Lawrence Kweller is one of the most fascinating characters in film this year, and he will no doubt be relatable for those of us who love to log films on Letterboxd and examine our “movie stats” as if they’re baseball cards. While I’d like to believe I was never as pompous nor as alienating as Lawrence, I probably was at times. The lesson in I Like Movies is one that is necessary for those young men and women who are told throughout high school that they need to “look toward college” for the friends and social experience for which they crave. It’s a movie about a character who so desperately needs to stop living vicariously through movies and directors that don’t know he exists, and instead go out and begin making a life he is proud to live, with movies playing a supporting role.

I Like Movies might be the most brutally honest film about cinephiles I’ve yet to see, and that alone makes it a beautiful indie gem.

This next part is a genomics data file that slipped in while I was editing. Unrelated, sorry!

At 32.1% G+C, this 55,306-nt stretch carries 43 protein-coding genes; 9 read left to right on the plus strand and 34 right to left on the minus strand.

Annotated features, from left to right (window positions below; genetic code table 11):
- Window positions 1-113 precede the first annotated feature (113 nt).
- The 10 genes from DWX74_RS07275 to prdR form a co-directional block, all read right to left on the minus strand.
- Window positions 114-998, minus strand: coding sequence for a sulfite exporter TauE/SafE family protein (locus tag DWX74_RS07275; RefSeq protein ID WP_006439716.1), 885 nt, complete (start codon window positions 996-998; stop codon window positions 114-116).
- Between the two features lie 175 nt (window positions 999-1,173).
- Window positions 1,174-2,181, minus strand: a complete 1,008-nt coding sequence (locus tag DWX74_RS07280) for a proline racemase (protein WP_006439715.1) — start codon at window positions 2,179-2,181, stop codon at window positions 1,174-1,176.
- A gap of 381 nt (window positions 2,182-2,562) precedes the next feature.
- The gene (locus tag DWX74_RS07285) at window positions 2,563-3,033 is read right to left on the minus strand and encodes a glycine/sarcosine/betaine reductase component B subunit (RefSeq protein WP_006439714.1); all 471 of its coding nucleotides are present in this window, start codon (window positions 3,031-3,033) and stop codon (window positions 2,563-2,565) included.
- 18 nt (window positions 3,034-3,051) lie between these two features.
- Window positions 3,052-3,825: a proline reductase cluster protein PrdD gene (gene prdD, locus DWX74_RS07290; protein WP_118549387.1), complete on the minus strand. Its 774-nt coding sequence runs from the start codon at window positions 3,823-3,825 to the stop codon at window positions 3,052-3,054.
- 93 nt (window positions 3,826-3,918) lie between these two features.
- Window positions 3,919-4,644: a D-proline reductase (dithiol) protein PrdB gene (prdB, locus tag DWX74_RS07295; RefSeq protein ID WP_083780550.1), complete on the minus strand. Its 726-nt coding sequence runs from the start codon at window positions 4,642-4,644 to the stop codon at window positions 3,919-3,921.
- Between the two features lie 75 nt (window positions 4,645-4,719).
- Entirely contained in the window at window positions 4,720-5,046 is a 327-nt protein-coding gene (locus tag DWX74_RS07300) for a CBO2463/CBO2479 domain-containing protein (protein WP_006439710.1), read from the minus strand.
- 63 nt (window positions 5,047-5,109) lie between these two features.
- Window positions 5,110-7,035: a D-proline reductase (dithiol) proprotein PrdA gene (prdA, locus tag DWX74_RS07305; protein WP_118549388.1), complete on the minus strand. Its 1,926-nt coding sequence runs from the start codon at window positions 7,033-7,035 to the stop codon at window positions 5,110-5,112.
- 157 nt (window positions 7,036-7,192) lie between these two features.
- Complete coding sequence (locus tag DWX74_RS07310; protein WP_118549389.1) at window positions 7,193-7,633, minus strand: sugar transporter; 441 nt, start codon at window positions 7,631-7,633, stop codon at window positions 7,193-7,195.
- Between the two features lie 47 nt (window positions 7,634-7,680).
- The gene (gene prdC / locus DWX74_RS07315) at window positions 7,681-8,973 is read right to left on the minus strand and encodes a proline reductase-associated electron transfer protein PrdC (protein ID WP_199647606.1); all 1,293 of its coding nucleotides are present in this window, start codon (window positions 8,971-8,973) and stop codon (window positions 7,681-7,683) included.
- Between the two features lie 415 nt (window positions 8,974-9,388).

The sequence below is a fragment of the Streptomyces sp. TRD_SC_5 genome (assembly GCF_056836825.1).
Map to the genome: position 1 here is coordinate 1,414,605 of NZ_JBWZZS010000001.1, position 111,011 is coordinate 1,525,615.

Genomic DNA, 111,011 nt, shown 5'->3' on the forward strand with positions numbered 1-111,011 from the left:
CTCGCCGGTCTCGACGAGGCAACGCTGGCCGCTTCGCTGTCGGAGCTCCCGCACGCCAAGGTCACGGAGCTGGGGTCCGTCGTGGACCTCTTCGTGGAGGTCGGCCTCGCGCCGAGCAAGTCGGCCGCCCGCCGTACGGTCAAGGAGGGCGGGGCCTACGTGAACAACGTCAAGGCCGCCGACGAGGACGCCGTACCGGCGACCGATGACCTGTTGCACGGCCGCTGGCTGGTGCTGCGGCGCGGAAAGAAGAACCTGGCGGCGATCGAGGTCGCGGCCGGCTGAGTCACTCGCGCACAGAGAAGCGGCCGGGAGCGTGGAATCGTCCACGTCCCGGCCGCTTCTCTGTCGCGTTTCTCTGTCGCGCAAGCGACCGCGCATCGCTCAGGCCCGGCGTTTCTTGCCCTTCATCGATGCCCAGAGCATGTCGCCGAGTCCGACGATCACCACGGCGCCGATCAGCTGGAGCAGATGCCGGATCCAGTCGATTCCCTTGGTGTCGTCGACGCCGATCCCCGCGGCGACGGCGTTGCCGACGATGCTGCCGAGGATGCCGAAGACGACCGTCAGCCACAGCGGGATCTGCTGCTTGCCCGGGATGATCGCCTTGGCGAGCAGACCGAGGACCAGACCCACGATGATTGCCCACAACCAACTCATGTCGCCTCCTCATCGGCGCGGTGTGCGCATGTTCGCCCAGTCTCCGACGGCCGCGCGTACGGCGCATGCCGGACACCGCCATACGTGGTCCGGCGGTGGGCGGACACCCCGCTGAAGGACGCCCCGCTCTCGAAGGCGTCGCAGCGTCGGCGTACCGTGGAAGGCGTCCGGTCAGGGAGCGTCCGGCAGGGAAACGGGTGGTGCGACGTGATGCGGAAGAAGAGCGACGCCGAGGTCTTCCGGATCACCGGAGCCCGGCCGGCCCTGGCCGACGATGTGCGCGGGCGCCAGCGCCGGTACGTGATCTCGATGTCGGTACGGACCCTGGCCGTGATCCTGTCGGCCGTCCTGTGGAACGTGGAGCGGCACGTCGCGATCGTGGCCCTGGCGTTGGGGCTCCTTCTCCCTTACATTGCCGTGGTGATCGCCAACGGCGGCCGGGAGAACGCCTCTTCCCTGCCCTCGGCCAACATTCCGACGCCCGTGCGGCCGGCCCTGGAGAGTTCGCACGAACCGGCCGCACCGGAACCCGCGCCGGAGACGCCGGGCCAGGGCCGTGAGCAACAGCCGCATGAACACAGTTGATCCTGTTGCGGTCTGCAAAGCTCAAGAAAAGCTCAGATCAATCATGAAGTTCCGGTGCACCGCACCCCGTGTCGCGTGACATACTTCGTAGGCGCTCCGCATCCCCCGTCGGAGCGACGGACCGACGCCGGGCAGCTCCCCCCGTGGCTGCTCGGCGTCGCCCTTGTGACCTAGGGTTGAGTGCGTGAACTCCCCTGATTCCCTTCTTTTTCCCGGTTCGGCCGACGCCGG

NOTE: I Like Movies is now playing in select theaters with a VOD release soon to follow.

Starring: Isaiah Lehtinen, Romina D’Ugo, Krista Bridges, Percy Hynes White, Eden Cupid, Alex Ateah, Andy McQueen, and Anand Rajaram. Directed by: Chandler Levack.

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About Steve Pulaski

Steve Pulaski has been reviewing movies since 2009 for a barrage of different outlets. He graduated North Central College in 2018 and currently works as an on-air radio personality. He also hosts a weekly movie podcast called "Sleepless with Steve," dedicated to film and the film industry, on his YouTube channel. In addition to writing, he's a die-hard Chicago Bears fan and has two cats, appropriately named Siskel and Ebert!